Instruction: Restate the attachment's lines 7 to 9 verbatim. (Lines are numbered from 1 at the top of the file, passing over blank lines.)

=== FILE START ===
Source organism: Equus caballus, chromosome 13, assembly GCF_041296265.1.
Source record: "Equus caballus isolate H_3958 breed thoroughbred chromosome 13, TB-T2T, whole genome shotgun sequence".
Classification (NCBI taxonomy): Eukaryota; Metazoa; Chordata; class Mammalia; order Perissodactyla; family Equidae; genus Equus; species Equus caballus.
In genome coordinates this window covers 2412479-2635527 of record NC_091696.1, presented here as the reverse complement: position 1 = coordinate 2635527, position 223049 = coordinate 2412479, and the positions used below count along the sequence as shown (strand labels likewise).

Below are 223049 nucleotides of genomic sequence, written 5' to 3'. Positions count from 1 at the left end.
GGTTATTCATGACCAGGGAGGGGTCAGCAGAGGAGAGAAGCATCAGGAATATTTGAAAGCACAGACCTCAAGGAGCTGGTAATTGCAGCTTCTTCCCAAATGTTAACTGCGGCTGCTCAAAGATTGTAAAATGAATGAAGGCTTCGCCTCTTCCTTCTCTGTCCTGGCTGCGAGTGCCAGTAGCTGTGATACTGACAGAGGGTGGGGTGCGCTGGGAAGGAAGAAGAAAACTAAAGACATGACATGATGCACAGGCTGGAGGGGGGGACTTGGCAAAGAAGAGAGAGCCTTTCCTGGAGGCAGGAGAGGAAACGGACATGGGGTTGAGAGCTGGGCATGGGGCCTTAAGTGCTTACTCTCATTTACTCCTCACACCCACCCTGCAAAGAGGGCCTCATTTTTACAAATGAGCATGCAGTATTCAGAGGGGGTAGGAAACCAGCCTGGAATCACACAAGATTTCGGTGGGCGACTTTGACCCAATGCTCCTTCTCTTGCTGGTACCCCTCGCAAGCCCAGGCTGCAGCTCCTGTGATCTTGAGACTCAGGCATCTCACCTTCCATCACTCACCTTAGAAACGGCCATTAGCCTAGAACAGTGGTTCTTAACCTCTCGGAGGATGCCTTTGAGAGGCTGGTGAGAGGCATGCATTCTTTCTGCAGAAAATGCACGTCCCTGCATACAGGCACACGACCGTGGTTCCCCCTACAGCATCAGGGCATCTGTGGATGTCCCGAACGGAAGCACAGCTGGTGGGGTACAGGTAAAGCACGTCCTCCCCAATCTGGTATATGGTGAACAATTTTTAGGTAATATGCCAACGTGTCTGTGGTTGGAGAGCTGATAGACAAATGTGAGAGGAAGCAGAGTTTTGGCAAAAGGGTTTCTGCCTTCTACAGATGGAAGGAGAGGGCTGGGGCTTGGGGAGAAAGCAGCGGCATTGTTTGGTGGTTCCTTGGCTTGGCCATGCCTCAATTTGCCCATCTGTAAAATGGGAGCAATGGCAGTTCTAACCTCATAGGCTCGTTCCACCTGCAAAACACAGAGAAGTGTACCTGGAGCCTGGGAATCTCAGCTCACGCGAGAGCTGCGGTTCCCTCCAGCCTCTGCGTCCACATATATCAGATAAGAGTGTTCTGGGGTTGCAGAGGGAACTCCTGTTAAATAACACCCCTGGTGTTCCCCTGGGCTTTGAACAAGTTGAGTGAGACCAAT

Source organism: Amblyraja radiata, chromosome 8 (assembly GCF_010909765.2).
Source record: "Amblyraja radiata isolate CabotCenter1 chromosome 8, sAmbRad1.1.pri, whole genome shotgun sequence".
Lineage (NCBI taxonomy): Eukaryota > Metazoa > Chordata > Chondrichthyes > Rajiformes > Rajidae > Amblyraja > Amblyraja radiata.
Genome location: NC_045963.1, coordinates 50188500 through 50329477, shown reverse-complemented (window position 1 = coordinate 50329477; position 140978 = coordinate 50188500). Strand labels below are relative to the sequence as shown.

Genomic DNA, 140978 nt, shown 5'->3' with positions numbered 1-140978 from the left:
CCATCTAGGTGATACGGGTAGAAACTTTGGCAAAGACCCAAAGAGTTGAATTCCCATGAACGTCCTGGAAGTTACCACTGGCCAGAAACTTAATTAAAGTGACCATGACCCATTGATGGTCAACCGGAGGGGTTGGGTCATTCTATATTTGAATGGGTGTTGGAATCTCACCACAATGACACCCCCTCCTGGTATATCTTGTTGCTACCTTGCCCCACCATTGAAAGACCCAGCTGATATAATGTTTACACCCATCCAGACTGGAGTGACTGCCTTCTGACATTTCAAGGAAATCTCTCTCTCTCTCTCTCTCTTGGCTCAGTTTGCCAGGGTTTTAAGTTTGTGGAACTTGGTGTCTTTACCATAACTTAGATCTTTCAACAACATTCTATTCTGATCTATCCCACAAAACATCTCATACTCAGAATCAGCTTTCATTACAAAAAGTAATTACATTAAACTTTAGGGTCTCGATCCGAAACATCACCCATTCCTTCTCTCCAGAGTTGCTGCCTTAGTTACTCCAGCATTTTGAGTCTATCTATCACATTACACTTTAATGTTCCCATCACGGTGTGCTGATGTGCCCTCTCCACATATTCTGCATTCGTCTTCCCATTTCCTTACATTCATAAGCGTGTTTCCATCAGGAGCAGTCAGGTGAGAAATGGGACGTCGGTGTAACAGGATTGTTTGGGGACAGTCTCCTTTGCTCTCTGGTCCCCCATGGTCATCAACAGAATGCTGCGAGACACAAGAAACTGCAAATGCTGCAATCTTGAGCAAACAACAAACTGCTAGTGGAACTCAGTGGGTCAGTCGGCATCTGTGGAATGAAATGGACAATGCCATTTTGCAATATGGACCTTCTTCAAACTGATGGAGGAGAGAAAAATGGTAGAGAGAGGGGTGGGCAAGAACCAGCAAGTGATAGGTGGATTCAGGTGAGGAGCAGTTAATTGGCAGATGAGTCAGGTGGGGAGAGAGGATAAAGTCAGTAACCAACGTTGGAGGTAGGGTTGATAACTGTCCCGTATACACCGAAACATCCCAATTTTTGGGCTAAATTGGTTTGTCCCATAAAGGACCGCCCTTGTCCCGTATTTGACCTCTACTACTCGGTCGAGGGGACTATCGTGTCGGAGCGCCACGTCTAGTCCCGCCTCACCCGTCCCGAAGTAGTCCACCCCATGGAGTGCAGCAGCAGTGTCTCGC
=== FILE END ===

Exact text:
Source organism: Amblyraja radiata, chromosome 8 (assembly GCF_010909765.2).
Source record: "Amblyraja radiata isolate CabotCenter1 chromosome 8, sAmbRad1.1.pri, whole genome shotgun sequence".
Lineage (NCBI taxonomy): Eukaryota > Metazoa > Chordata > Chondrichthyes > Rajiformes > Rajidae > Amblyraja > Amblyraja radiata.